What is Second Impact Syndrome?

Second Impact Syndrome has a staggering 90 percent mortality rate.  Victims who beat the odds and survive are usually left with serious permanent disabilities such as severe cognitive issues or being unable to talk or walk.  Doctors believe that the risk of Second Impact Syndrome is limited to high-school and college-aged individuals whose brains have not finished growing.  As a result of this and other concussion-related concerns, the “gladiator mentality” of taking hits and getting back on the field is out and the consensus is that athletes who may have suffered a head injury need to be taken out of the game and evaluated.

Brain Injury Safety Guidelines

The latest guidelines from the Centers for Disease Control and Prevention provide that players with signs of concussion should refrain from playing until they have their physician’s permission to resume play and exhibit no symptoms with exertion.  Many coaches and trainers have adopted a new the rule of thumb: “Safety first, if there’s doubt, keep them out.”  In addition, it’s important for people to know that the issue is not limited to boys and football.  It applies to both boys and girls in all types of physical sports.

New Rules for Brain Injuries?

Efforts to protect young athletes from concussions and their adverse effects are being made across the board.  The rules of play are changing to reduce instances of helmet to helmet contact and efforts are ongoing to develop helmets that will provide better protection against concussions.  Parents are being educated and discouraged from pressuring coaches to put their children back into games.  Youth athletes are being encouraged to report any symptoms to coaches and parents.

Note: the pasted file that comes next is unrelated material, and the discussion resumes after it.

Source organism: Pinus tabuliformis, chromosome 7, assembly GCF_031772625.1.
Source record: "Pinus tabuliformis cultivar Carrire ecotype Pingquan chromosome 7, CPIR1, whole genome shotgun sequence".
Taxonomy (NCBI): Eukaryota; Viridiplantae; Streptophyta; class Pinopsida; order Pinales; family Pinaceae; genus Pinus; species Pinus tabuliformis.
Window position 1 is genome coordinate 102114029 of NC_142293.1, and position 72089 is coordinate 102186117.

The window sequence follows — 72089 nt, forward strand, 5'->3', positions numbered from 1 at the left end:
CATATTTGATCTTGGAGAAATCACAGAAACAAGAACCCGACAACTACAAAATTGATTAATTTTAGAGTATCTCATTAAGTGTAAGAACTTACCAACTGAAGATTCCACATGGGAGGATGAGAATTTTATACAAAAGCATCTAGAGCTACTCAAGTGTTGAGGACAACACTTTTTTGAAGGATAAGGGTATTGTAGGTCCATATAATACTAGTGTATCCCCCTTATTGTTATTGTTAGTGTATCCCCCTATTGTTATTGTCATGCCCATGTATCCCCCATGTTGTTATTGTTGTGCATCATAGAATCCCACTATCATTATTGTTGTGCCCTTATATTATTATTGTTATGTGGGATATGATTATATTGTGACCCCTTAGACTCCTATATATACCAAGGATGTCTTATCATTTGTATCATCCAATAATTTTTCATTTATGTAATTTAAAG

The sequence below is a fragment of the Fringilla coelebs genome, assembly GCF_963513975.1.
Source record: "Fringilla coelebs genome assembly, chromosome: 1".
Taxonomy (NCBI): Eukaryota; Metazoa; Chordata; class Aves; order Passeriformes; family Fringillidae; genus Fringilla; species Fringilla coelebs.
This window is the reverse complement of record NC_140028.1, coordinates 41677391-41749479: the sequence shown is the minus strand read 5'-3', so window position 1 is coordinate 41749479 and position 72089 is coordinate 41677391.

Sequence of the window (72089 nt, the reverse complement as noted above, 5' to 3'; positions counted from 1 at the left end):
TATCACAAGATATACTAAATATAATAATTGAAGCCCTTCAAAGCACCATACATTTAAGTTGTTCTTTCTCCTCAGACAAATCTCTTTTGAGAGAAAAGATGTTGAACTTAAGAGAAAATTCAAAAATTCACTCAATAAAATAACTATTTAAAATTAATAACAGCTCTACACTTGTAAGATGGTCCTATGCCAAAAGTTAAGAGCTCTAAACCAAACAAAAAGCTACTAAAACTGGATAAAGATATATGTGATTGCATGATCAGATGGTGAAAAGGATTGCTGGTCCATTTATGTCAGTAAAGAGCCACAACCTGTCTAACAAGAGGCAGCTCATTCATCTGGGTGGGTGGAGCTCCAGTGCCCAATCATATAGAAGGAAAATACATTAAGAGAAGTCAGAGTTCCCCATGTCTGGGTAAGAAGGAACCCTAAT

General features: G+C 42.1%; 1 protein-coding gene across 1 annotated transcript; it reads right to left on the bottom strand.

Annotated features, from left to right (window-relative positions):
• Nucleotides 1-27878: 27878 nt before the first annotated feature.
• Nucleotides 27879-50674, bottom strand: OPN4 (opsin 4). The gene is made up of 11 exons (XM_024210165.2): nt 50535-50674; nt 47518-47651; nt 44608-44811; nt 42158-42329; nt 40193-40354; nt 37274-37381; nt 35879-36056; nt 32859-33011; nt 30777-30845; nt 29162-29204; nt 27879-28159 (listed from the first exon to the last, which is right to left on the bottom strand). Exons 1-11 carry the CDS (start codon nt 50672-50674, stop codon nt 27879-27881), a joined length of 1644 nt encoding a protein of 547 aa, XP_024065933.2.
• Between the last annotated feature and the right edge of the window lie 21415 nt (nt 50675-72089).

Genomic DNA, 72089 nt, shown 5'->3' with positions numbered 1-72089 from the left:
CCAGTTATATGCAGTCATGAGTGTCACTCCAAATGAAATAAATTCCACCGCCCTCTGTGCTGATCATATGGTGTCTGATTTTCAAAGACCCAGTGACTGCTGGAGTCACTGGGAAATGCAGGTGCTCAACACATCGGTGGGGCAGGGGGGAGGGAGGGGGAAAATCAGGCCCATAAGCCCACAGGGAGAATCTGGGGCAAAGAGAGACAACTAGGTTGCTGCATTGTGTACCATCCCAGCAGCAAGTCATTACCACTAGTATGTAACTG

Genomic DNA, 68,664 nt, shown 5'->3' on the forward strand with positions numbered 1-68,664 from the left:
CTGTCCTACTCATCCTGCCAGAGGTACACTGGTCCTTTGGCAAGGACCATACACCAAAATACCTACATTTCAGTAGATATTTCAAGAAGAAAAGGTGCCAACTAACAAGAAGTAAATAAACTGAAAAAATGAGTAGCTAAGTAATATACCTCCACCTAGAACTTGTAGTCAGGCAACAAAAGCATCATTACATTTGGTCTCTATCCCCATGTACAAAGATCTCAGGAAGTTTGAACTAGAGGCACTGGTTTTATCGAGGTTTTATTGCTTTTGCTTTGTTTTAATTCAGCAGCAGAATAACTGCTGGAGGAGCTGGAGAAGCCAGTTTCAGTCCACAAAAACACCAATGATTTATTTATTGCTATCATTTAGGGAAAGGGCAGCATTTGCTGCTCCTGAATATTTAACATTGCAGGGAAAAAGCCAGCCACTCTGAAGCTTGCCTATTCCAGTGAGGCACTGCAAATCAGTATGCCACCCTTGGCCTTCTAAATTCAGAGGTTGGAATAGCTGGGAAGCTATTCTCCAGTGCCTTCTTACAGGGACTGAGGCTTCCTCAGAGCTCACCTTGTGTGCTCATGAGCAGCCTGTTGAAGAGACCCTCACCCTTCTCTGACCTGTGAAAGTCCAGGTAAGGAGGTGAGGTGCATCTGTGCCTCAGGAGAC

Ultimately, however, most people believe that it is the coaches and trainers of young athletes that must bear the principal responsibility for monitoring players, removing players with possible head injuries, and requiring those players to be evaluated and treated by competent medical professionals before allowing them to resume play.  In addition, school districts and organizers of youth sports programs need to be responsible for making sure their coaches and trainers are educated about concussions and for implementing detailed concussion policies providing information and guidance for coaches, trainers, players and parents.

Bradenton Brain Injury Lawyers

The accident lawyers at Heintz & Becker support youth sports programs.  At the same time, we strongly believe that no youth athlete should be allowed to practice or play if they are suspected to have a concussion until they have been cleared to play by a doctor who has expertise in evaluating and treating concussions.  Anyone ignoring concussion symptoms and allowing a player to stay on the field or otherwise endangering the health or safety of youth athletes needs to be held accountable.

If you are a parent of a youth athlete who has suffered serious harm due to the wrongful conduct of a coach, trainer or other member of your child’s sports organization, please call us and tell us your story.  You may not only be entitled to pursue a claim for monetary damages, your actions may also help prevent the same thing from happening to someone else’s child.

Source(s): The Baltimore Sun, “Maryland bill would suspend coaches for playing athletes with concussions”, posted January 29, 2016; WTOP.com, “Bill would punish coaches who don’t bench youth players with concussion symptoms”, posted January 30, 2016; ABC News, “High School Football Player Victim of ‘Second Impact Syndrome'”, posted January 1, 2013; NYU School of Medicine,“Concussion Across the Spectrum of Injury: The Latest Diagnosis and Management”, posted January 2016